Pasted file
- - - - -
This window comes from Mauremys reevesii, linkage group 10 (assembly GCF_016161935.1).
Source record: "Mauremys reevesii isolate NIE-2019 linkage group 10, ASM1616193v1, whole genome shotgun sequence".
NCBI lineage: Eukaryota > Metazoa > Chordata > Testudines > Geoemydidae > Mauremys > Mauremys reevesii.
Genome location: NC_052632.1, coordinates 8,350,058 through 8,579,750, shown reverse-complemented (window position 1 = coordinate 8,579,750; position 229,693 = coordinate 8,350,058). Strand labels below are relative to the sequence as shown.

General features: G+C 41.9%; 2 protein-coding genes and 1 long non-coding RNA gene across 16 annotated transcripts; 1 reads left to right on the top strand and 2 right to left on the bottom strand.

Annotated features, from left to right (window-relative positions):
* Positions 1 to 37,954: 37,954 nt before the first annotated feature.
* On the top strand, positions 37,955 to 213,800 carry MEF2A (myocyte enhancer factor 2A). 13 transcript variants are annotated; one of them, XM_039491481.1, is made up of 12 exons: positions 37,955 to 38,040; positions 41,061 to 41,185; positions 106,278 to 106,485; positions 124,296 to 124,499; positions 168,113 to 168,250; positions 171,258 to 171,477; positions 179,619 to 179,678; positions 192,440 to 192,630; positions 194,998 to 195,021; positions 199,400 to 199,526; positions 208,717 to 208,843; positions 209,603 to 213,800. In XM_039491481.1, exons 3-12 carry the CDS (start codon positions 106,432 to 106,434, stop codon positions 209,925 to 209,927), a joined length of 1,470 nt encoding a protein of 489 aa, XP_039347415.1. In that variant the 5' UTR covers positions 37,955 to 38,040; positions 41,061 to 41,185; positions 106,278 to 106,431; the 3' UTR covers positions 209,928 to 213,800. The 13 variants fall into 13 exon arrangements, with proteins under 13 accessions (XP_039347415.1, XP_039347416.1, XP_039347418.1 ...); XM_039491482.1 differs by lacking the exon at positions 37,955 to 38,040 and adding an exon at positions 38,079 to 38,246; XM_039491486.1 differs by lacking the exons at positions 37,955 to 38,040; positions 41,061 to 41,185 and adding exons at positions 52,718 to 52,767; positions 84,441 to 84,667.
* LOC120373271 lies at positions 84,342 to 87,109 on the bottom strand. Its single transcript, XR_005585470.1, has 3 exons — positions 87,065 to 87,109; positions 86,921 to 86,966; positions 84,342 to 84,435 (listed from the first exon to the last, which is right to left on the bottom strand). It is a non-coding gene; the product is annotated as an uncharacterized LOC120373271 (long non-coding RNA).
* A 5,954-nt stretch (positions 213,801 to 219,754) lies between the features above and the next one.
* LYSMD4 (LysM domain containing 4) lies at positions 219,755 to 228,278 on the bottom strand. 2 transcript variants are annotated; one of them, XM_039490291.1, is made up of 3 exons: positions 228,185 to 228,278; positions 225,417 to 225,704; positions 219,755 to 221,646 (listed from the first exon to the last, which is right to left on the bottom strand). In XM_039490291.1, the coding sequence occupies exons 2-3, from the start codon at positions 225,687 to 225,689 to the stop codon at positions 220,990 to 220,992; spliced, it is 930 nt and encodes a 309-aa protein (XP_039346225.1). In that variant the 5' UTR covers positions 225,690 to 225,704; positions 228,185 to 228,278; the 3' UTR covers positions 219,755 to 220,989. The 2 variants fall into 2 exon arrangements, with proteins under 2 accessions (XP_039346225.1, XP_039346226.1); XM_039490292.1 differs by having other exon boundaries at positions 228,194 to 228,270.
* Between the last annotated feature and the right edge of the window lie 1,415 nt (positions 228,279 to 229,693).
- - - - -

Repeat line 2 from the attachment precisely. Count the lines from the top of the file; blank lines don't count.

Source record: "Mauremys reevesii isolate NIE-2019 linkage group 10, ASM1616193v1, whole genome shotgun sequence".